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When someone outside the family handles a person’s affairs upon death

After a person’s death, many decisions need to be made, and several require immediate attention. These include everything from where the remains are to be held to planning a funeral to who will deal with the person’s property until an executor or administrator is appointed by a probate court. In instances where a friend or other trusted individual, and not family, was caring for or assisting the person or who was named as an agent by the person, the decisions and needed steps to take can be more complicated.

First, a legal pronouncement of death is needed. A doctor at a hospital or facility will make this pronouncement. When a person dies at home and is under hospice care, a hospice nurse can make the pronouncement. However, when someone dies at home and is not under hospice care, law enforcement and the medical examiner will be involved. Without the official pronouncement of death, nothing can be done with the body, no arrangements can be made, and death certificates cannot be ordered. Next, the friend or designated agent must communicate with the appropriate authority in possession of the person’s body—e.g., hospital, medical examiner—to arrange for its transportation to a funeral home.

At this stage, a great deal of coordination is required, between the funeral home and hospital, facility, or medical examiner. Often, the friend or helper will assume this role and also be communicating and coordinating with the family. When the family has not seen the person in a long time or has not been involved in the person’s care, these conversations—including notifying them of the death—may require finesse.

Non-family individuals in particular must understand potential limits to their authority. Locating important documents is key. These may include a pre-paid funeral or cremation contract, Designation of Agent to Control the Disposition of Remains, and a letter of instruction. If funeral arrangements were made in advance or if a designated person was appointed to handle arrangements, much of the difficult decision making and coordinating will be reduced. For more information about pre-need funeral arrangements and appointing someone to handle the remains, see https://www.wrightabshire.com/publications/benefits-of-pre-need-funeral-contracts/ and https://www.wrightabshire.com/publications/who-makes-decisions-about-a-loved-ones-remains-after-death/.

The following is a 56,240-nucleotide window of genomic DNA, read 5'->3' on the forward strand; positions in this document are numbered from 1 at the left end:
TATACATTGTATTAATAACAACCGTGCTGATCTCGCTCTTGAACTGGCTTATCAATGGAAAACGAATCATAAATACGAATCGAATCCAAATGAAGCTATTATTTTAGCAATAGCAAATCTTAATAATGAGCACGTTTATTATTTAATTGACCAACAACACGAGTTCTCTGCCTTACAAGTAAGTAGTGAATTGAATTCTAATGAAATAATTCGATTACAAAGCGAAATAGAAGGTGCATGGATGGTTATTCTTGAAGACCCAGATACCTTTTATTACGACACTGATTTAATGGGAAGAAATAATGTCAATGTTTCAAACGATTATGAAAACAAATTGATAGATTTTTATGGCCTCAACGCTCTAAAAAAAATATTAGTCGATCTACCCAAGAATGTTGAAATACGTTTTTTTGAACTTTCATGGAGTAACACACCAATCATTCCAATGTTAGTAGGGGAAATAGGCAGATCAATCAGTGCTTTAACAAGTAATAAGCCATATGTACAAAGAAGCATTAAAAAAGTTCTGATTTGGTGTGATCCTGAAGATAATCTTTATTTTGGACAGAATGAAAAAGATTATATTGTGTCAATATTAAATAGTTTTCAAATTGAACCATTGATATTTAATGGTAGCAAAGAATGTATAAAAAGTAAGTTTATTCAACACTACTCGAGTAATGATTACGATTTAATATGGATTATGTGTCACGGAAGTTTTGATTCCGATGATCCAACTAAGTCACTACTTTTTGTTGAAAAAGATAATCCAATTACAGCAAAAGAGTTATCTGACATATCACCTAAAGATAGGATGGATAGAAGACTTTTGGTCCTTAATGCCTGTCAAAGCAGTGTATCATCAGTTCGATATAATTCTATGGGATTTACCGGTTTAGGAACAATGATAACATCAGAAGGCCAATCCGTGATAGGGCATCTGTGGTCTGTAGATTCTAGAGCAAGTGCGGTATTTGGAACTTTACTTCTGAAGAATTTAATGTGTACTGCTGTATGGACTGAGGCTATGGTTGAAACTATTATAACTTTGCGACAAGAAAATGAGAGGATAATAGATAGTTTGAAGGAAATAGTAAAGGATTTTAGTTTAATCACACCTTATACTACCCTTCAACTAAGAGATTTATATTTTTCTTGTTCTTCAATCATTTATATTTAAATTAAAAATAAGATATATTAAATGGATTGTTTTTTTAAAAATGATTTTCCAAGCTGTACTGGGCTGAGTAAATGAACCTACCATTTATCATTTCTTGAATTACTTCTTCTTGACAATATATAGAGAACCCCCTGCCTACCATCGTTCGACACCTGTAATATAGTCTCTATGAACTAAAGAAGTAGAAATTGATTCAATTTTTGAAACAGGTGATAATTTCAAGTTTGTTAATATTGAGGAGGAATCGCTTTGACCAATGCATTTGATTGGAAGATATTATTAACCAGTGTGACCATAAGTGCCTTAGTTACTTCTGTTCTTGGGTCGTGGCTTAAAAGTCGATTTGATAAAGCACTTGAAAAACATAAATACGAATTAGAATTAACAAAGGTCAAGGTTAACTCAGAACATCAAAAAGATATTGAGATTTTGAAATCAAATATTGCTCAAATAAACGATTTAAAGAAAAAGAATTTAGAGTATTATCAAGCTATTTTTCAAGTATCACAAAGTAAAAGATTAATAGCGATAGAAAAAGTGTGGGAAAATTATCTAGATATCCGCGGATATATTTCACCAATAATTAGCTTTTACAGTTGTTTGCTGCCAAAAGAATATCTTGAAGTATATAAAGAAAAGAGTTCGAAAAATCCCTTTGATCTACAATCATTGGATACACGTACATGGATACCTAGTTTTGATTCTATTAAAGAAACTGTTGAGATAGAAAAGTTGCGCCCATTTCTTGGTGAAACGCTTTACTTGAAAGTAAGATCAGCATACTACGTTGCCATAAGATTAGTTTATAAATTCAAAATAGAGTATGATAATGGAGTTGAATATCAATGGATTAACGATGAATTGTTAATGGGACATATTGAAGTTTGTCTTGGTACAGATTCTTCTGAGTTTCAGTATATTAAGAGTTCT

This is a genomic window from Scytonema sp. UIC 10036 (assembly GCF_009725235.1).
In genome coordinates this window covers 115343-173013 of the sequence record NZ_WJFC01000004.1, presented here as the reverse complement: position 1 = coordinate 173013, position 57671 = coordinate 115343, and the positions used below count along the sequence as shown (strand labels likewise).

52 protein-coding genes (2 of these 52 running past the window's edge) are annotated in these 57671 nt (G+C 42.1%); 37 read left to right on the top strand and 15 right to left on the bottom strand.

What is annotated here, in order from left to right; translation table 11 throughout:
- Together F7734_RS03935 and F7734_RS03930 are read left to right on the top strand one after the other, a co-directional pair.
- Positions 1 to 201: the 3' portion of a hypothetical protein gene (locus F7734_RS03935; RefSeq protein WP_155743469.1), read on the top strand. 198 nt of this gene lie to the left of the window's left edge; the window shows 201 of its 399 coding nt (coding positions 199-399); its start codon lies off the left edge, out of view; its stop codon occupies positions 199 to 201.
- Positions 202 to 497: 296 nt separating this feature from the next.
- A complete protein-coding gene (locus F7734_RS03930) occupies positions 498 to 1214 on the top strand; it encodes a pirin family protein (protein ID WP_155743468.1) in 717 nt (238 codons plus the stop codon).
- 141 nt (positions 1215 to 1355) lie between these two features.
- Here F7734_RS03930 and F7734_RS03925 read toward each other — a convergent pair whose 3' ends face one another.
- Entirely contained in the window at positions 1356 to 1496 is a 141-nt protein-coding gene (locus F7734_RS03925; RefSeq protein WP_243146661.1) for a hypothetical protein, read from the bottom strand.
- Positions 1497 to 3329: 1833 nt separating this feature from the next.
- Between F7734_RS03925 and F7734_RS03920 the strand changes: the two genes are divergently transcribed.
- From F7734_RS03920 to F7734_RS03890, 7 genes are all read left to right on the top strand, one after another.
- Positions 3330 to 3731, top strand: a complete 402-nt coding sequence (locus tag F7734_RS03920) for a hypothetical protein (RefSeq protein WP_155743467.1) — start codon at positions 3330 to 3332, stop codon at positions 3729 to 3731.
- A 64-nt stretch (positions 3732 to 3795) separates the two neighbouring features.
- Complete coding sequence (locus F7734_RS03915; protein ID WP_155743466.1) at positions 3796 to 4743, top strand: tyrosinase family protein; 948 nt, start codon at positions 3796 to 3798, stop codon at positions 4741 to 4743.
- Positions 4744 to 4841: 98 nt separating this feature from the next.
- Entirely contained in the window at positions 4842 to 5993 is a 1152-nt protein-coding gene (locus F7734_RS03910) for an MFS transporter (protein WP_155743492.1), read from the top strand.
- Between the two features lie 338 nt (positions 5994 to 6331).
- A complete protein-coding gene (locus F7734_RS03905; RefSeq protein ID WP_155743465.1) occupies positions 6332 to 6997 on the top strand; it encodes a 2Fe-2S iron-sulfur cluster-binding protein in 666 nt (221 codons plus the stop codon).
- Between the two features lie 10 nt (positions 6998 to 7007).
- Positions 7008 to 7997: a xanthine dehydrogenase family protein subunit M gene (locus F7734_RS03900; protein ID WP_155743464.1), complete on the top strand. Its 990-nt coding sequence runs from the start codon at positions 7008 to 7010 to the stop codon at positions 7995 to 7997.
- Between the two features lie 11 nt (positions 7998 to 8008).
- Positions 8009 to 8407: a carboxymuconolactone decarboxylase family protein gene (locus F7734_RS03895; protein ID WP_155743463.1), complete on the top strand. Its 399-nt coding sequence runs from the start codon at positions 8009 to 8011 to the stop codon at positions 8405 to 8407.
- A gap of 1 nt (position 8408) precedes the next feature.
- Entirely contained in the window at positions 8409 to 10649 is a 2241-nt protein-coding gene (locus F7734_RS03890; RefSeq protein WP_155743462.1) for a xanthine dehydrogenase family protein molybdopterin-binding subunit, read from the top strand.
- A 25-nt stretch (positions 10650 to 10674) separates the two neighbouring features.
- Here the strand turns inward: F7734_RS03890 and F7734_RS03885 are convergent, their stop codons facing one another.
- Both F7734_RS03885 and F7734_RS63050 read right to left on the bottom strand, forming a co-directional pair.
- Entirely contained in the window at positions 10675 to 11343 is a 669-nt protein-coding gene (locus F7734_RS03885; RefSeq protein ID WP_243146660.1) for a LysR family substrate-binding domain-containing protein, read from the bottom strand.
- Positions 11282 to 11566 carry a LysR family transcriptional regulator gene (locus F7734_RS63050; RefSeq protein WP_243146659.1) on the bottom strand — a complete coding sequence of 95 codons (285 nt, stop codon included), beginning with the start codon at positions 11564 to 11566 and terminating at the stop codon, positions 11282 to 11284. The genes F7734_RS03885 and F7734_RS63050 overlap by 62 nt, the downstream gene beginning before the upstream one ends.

The friend may need to decide on a funeral home, and when there is no pre-need contract or designated agent to control disposition of remains, the family must be consulted if cremation is desired. The funeral home will be helpful in communicating who does what. Generally, the funeral home (1) receives the remains, (2) obtains the necessary authority for and carries out instructions regarding the disposition of remains (embalmment, burial, cremation, etc.), and (3) orders death certificates from the state. For the death certificate, the funeral home will need details such as birthplace, marital status, and parents’ names. A non-family member providing this information will likely need to research—by locating documents, reaching out to family members, and perhaps even conducting genealogical research.

Other, important immediate steps to take include securing the person’s home, arranging pet care, collecting mail, and if possible, accessing their phone and email. After the immediate concerns are handled, search for a Will and locate the executor named in the Will.

The named executor should meet with a probate attorney to determine if probate is necessary. If so, the attorney, if hired, will be responsible for preparing the necessary documents and filing them with the appropriate court. The attorney will also provide practical advice, such as what to do with the person’s property, paying bills, accessing and managing online accounts, notifying financial institutions and other entities, and communicating with beneficiaries.

Nothing contained in this publication should be considered as the rendering of legal advice to any person’s specific case but should be considered general information.